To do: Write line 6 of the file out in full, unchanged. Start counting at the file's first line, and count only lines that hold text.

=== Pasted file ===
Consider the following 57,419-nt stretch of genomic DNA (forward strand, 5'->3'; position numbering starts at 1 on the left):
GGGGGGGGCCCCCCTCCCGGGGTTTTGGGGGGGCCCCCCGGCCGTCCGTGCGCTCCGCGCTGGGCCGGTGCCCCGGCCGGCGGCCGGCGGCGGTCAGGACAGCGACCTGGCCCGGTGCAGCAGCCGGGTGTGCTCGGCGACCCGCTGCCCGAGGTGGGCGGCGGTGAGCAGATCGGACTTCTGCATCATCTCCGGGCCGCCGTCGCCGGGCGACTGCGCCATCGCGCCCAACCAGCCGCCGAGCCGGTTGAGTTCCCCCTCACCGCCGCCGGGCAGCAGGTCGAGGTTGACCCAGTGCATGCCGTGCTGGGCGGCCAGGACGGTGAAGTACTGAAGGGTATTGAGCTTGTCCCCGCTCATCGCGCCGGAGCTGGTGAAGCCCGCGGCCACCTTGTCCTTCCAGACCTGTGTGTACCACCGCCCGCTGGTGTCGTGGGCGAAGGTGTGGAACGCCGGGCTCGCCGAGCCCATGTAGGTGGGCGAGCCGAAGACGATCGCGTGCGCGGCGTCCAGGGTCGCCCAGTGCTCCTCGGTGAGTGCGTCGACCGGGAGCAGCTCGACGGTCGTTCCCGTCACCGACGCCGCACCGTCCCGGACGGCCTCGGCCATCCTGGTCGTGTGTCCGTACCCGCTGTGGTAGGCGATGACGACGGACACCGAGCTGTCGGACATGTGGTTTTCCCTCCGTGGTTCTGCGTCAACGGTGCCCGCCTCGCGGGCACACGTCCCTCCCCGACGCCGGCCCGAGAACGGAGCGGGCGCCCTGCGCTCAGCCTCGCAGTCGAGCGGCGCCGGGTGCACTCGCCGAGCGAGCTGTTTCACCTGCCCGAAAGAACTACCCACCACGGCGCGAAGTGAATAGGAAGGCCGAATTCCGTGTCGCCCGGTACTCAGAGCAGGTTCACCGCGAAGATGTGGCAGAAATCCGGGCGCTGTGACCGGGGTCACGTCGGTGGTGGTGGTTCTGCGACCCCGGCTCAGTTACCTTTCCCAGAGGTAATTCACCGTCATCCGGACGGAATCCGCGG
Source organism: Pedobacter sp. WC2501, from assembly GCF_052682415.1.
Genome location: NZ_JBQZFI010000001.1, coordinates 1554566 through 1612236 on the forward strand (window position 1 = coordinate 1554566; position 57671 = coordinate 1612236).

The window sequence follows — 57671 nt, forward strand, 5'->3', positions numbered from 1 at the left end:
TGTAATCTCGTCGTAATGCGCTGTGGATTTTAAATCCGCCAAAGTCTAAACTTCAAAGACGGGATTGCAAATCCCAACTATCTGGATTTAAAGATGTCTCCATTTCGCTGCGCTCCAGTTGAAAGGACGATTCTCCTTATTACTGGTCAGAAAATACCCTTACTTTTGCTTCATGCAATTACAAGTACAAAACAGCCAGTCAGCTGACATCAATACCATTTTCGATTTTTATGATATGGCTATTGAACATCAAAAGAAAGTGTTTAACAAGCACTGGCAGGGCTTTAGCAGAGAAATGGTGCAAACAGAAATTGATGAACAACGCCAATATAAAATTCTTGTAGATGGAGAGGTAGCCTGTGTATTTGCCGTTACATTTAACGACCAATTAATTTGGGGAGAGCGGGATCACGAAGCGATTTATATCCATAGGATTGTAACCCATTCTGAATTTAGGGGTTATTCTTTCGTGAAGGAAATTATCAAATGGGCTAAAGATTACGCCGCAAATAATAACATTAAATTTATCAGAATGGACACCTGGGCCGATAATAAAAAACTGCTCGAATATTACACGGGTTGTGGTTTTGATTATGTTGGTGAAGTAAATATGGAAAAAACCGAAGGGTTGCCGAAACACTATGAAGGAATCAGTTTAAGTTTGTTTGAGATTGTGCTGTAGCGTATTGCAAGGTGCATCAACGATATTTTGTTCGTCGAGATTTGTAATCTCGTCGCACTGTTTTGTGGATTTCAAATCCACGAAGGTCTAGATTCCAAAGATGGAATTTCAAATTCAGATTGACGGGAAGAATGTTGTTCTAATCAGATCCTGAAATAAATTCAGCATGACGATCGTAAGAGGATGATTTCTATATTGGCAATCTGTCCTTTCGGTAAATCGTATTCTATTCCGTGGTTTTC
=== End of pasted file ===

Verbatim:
TGTAATCTCGTCGTAATGCGCTGTGGATTTTAAATCCGCCAAAGTCTAAACTTCAAAGACGGGATTGCAAATCCCAACTATCTGGATTTAAAGATGTCTCCATTTCGCTGCGCTCCAGTTGAAAGGACGATTCTCCTTATTACTGGTCAGAAAATACCCTTACTTTTGCTTCATGCAATTACAAGTACAAAACAGCCAGTCAGCTGACATCAATACCATTTTCGATTTTTATGATATGGCTATTGAACATCAAAAGAAAGTGTTTAACAAGCACTGGCAGGGCTTTAGCAGAGAAATGGTGCAAACAGAAATTGATGAACAACGCCAATATAAAATTCTTGTAGATGGAGAGGTAGCCTGTGTATTTGCCGTTACATTTAACGACCAATTAATTTGGGGAGAGCGGGATCACGAAGCGATTTATATCCATAGGATTGTAACCCATTCTGAATTTAGGGGTTATTCTTTCGTGAAGGAAATTATCAAATGGGCTAAAGATTACGCCGCAAATAATAACATTAAATTTATCAGAATGGACACCTGGGCCGATAATAAAAAACTGCTCGAATATTACACGGGTTGTGGTTTTGATTATGTTGGTGAAGTAAATATGGAAAAAACCGAAGGGTTGCCGAAACACTATGAAGGAATCAGTTTAAGTTTGTTTGAGATTGTGCTGTAGCGTATTGCAAGGTGCATCAACGATATTTTGTTCGTCGAGATTTGTAATCTCGTCGCACTGTTTTGTGGATTTCAAATCCACGAAGGTCTAGATTCCAAAGATGGAATTTCAAATTCAGATTGACGGGAAGAATGTTGTTCTAATCAGATCCTGAAATAAATTCAGCATGACGATCGTAAGAGGATGATTTCTATATTGGCAATCTGTCCTTTCGGTAAATCGTATTCTATTCCGTGGTTTTC